It is possible that this was a ship that was wrecked in the area, and that carried tax money that was on its way to the central government in Egypt, and possibly a treasure trove of coins intended to pay salaries to the garrison that sat in Caesarea and defended the city. Another belief is that the treasury was the cash of a large merchant ship that traded with the coastal cities in the Mediterranean, and sank here.
Let’s tTalk About the Identity of the Ship!
So the currency expert expanded and said that the coins unearthed date from the Fatimid period (11th century CE) and were in circulation even after the Crusader era. Especially in the port cities through which international trade took place. In addition, some of the coins found in the treasure were crooked and bore bite marks. Probably evidence of a physical examination by the teeth, made by their owners or merchants. The oldest coin that was unearthed is a quarter dinar! And was minted in Palermo, Sicily in the second half of the 9th century CE. In addition, most of the coins belong to Khalif al-Hakim and his son al-Zahir, who lived in the 10th and 11th centuries. In other words quite an archaeological discovery in Caesarea Maritima!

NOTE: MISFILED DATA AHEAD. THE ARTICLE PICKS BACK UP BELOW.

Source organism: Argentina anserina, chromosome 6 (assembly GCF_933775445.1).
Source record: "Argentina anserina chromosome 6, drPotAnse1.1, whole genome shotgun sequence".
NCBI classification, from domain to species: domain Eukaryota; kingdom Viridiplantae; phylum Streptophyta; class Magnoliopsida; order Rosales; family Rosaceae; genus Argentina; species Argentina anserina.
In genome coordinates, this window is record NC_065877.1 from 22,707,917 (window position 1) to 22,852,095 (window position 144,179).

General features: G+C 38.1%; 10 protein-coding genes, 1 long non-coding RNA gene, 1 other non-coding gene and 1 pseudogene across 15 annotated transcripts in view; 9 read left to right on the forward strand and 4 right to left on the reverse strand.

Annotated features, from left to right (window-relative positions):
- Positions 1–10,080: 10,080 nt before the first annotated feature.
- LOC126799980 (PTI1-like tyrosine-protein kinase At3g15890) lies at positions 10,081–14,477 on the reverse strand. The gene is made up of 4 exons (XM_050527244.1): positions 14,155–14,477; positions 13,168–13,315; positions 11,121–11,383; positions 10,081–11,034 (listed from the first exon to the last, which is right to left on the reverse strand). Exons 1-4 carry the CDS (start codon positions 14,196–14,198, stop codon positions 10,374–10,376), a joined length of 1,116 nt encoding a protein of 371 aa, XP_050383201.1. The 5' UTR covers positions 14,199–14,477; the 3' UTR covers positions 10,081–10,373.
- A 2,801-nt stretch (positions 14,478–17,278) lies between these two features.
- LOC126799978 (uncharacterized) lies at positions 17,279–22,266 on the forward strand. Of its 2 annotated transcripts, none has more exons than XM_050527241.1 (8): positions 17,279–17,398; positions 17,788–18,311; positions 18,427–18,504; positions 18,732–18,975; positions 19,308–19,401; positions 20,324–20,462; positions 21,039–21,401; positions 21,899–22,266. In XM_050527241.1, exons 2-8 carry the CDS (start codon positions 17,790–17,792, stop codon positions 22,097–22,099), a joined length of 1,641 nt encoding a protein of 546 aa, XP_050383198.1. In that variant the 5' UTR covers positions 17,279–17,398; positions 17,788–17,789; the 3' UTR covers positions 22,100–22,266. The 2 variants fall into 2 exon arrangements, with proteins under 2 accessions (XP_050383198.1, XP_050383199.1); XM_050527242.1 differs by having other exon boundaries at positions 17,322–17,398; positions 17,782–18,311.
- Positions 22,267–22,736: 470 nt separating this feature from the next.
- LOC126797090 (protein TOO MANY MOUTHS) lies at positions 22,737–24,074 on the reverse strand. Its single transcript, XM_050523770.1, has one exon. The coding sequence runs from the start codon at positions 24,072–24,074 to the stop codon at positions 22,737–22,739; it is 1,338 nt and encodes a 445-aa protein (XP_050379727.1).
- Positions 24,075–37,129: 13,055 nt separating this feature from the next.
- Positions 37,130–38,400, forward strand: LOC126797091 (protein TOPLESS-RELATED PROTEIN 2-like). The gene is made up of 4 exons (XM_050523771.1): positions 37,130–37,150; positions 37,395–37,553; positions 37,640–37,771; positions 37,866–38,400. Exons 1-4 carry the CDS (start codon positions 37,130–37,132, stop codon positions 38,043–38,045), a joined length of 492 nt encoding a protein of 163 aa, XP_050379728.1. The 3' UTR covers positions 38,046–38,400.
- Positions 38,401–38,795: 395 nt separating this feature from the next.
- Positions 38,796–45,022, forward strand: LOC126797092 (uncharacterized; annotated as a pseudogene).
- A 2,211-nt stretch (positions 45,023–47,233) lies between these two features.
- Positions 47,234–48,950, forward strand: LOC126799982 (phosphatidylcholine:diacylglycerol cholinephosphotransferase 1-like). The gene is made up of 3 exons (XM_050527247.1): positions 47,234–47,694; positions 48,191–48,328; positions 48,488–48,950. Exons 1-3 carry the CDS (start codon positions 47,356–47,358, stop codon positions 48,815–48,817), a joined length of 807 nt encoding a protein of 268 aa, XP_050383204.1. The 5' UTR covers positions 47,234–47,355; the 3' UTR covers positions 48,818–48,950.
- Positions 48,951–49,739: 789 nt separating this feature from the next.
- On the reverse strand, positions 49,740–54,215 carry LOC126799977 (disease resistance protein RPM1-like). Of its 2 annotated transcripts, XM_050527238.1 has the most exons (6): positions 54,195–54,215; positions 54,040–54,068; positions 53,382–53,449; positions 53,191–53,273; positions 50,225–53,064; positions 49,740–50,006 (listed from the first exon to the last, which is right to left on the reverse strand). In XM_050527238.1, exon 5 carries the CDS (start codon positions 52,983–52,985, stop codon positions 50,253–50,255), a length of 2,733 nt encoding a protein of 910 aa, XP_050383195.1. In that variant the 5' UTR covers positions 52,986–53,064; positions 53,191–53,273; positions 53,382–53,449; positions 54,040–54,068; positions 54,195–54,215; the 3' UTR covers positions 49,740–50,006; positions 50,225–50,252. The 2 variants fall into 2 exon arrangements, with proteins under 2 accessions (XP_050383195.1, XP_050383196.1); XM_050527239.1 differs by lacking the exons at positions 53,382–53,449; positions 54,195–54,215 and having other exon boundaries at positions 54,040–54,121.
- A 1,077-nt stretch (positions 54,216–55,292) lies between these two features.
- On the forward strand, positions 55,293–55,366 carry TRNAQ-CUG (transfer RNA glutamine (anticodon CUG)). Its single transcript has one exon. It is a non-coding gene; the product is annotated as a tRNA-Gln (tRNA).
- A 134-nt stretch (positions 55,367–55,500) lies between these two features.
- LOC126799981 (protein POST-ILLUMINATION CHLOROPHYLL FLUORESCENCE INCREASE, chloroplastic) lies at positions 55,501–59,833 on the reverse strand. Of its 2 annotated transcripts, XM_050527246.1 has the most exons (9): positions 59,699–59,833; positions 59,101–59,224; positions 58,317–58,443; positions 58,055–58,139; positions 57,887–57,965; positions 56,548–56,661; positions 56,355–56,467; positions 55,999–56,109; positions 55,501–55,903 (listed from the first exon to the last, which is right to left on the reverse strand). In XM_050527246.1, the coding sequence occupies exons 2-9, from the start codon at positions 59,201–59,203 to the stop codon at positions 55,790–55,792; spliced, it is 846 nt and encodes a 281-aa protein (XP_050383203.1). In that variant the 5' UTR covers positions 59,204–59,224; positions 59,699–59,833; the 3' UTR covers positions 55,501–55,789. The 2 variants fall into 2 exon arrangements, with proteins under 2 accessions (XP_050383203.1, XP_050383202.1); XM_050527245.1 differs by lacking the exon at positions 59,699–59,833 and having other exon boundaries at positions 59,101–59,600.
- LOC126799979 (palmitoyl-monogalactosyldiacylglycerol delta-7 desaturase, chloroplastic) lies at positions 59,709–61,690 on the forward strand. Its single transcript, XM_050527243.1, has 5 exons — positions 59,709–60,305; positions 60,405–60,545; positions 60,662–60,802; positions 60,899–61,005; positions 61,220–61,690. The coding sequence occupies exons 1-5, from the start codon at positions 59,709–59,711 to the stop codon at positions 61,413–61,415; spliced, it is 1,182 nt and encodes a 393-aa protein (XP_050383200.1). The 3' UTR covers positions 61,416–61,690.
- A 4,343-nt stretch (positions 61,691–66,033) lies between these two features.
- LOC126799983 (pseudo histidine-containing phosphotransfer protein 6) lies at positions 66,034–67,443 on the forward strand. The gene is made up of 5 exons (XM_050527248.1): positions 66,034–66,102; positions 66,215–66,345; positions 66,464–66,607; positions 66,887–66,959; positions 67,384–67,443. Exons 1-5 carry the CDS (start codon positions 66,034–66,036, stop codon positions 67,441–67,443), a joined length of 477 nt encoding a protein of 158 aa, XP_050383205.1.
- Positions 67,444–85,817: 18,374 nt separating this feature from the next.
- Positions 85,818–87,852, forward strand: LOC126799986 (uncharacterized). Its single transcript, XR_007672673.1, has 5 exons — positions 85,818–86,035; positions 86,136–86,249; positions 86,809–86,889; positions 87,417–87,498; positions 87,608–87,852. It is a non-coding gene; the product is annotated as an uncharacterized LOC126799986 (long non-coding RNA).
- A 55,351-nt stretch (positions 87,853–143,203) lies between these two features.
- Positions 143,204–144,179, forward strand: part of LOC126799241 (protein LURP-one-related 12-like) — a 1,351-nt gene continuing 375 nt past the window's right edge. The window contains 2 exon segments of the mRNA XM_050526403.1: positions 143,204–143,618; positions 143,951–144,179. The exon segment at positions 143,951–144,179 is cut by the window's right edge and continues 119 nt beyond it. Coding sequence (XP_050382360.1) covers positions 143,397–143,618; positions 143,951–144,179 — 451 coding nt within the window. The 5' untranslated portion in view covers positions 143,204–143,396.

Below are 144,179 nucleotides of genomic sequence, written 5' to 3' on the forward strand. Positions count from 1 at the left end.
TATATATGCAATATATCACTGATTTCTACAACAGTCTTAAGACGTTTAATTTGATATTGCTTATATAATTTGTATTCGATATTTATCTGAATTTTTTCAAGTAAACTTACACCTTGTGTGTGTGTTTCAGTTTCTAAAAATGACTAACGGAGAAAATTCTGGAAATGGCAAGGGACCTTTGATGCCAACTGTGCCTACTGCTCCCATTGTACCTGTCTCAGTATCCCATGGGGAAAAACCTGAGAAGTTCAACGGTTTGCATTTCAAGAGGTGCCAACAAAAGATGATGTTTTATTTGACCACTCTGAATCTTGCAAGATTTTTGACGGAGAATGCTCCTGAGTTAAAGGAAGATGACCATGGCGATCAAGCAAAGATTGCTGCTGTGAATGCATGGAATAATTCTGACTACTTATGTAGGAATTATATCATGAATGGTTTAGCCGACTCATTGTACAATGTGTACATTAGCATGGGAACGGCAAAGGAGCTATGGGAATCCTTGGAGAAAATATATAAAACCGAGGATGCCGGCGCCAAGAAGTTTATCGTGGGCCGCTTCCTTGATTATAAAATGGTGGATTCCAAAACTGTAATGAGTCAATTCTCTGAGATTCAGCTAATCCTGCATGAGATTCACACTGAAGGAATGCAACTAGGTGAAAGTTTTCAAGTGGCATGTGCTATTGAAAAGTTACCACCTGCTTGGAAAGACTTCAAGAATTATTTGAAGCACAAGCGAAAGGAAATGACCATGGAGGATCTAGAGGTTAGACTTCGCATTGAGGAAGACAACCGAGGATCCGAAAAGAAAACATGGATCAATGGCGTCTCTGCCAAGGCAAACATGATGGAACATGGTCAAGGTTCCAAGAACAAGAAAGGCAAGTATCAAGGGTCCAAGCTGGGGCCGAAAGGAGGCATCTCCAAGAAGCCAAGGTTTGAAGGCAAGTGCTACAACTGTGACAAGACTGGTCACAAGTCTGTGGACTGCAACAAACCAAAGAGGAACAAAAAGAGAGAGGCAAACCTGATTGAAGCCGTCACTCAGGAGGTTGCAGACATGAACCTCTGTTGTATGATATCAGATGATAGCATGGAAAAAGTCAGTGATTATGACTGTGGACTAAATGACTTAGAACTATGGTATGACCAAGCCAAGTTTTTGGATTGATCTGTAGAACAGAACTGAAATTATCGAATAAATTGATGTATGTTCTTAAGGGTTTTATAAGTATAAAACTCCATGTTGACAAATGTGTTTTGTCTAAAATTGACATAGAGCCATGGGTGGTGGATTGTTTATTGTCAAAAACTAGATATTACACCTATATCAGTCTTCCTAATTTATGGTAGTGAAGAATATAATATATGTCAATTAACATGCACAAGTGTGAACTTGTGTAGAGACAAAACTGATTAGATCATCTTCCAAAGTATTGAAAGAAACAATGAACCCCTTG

The Fatimid kingdom, to which the currency treasury belonged, was extremely rich and its wealth was enormous! In fact, historical records from those days indicate that the capital, Cairo then had 12 million gold dinars! Now during this period Caesarea flourished and prospered. Moreover, there was lively trade with other port cities, despite the poor condition of the port, built by Herod in the Roman period, 1,000 years earlier. Today the coins are on display in the new Caesarea’s visitor center!
Archaeological Discoveries in Caesarea Maritima: The Pilate Stone
Another one that sits high on my list of ‘Archaeological Discoveries in Caesarea Maritima’ is the Pilate Stone! Now the Pilate stone is a damaged block of carved limestone with a partially intact inscription attributed to, and mentioning, Pontius Pilate, a prefect of the Roman province of Judea from 26 to 36 CE. It was discovered at the Roman Theatre in secondary use in the excavations of 1961.